01:48 - Source: CNN
How Alan Tudyk prepared to play K-2SO
CNN —  

“Star Wars” has introduced some of the most beloved characters in movie history, and a lot of them weren’t even human.

Lovable robots (or droids, if we’re being specific) like R2-D2, C-3PO and BB-8 have stood out in the space saga. Now, with “Rogue One: A Star Wars Story” hitting theaters this weekend, a new hardwired hero, K-2SO, may make a mark of its own.

A reprogrammed Imperial droid now on the right side of the rebellion, K-2SO is played by Alan Tudyk, who has portrayed a robot before in 2004’s “I, Robot.” CNN spoke with Tudyk at New York’s Comic Con in October to find out what makes K-2SO different from the droids that preceded him, and what playing him was like. The conversation has been edited for length and clarity.

Can you tell me a little bit about what your character is like?

K-2SO is a droid… He used to be with the Empire, which is a little different, and now he is with the Rebel Alliance. Cassian, played by Diego Luna, he’s the one who reprogrammed my character from being an Empire robot and he left a couple of wires sort of not connected. K-2SO has an honesty in situations that is at times not as appreciated as you might expect, but can be funny to watch and entertaining anyway.

This is the not the first time you’ve played a robot. You were also Sonny in “I, Robot.” As an actor, how is it different playing a robot than a real person?

Each one has their own challenge. Sonny, in “I, Robot,” he was the one robot that was having emotions and a personality and that’s freaking everybody out. In “Star Wars,” the history of the droids is that they have personalities built in, so that wasn’t the journey of the role… This is a droid who’s been in the world, who has a lot of knowledge and can access it, and people react to him as a person, really, just one who has special abilities because he’s also a machine.

The Star Wars prequels haven’t exactly been well-loved. How can “Rogue One” create a prequel that fans are actually going to be really into?

Well we have those as a reference, the beginning three, to go, “Maybe… No Jar Jar Binks.” That’s the important thing… Actually, if you go to Lucasfilm in San Francisco, they’ve got Jar Jar Binks encased in carbonite. I don’t think they’re letting him out.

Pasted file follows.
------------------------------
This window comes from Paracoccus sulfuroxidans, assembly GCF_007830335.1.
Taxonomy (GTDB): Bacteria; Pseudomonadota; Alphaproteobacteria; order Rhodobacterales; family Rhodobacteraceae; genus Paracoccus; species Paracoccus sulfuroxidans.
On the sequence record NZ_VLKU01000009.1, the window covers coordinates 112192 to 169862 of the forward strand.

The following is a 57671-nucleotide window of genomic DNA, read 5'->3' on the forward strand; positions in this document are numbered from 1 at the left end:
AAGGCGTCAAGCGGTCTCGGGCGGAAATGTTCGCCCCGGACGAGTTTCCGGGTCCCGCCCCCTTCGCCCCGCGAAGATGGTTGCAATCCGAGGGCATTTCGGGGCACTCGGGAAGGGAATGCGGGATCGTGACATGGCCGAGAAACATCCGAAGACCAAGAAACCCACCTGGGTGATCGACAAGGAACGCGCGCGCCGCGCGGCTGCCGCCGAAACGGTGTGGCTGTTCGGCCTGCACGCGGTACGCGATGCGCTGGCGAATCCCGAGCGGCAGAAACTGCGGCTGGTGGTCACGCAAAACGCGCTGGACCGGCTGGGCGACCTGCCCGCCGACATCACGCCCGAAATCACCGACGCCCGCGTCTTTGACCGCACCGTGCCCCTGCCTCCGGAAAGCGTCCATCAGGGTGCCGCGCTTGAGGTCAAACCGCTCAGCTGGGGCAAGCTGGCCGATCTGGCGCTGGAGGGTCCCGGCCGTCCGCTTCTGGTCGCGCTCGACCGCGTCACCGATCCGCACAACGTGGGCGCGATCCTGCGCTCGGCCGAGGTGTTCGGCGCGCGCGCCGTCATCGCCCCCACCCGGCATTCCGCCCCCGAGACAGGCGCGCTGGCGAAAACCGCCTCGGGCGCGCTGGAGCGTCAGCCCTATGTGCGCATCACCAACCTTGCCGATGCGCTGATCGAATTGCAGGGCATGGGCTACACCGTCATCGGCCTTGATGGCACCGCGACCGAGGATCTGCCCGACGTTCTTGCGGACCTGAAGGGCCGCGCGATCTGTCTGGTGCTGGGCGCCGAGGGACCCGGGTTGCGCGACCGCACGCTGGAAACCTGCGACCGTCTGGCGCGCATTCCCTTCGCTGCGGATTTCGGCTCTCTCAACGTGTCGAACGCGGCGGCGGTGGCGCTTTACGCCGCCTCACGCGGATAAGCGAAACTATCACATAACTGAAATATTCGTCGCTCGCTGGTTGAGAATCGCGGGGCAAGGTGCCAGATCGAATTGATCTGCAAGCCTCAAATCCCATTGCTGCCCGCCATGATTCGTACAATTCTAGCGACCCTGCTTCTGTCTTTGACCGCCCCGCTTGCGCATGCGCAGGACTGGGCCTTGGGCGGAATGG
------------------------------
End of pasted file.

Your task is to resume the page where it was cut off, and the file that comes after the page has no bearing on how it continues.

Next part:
He was an animated character. They just animated and said, “This is how he’s going to move.” He moves like a cartoon. K-2SO, my character, and other characters are motion capture. They have a real quality to them that they missed there. They’ve made that change.

[And] this movie’s different from all the other movies, even “A New Hope” and the ones that come after it, because it’s grittier. It’s a bunch of people going to steal these plans and it’s almost like a war movie.

Can you talk to me about your process as an actor doing motion capture?

For K-2, he was on stilts. That was sort of the first hurdle, “OK, just so you know you’re going to be on stilts that are about a foot high, or a little over.” There’s a little process of adjustment. Running on sand was hard. Certain just physical challenges. Going down ramps of space ships, that took its own learning adjustment.

I had arms that we would put on at times that were really long. He’s got these big gangling arms and they work like puppets. Because it’s [visual effects company] Industrial Light & Magic who does all of this stuff, it’s the top of the line. All of the creatures that they make. They made robot hands.

Robot hands?

…They made them out of a special alloy so they wouldn’t be too heavy. When I did my fingers like this, its fingers did that. It was amazing.

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In the long history of “Star Wars” you’ve had beloved robot characters like R2-D2, C-3PO and BB-8. Do you feel that fans will appreciate your character… even though it is motion capture?

I think so because, you know, he looks like he’s in the room. The digital animation that they’re able to do now is so advanced, even from when we did “I, Robot,” they make it look like he’s actually there… They’re able to match a little bit more of my expression than C-3PO, [who] had a fixed stare and a rectangle mouth, which is a huge testament to his characterization that so much of that personality comes out just with voice and very stiff movements. I have a little bit more fluidity and the ability to show emotion through movement.

How did you come up with the voice? Was there anything that you based it on?

He has an English accent that is a bit proper because he was a robot who was programmed by the Empire. The Empire tends to be evil with an English accent, for some reason. The rebels had American accents so he has an English accent. That was sort of the way in and then the character as he’s written and as he behaves in situations affected him, effected the way he spoke as well. Just like any character.

So are you a R2-D2 or a C-3PO man?

R2 was cool. I like them both. It’s tough to take sides.

You’re an R2 man. You don’t have to be nice to C-3PO. No one likes him.

What! That’s not true… I know of several people who like him, including Anthony Daniels [the actor who played C-3PO], who really likes him.

Well, yeah. He’s a little biased.

He is, but you know, even BB-8. I liked BB-8 before he was in [“The Force Awakens.”] He was in “Cast Away,” as Wilson.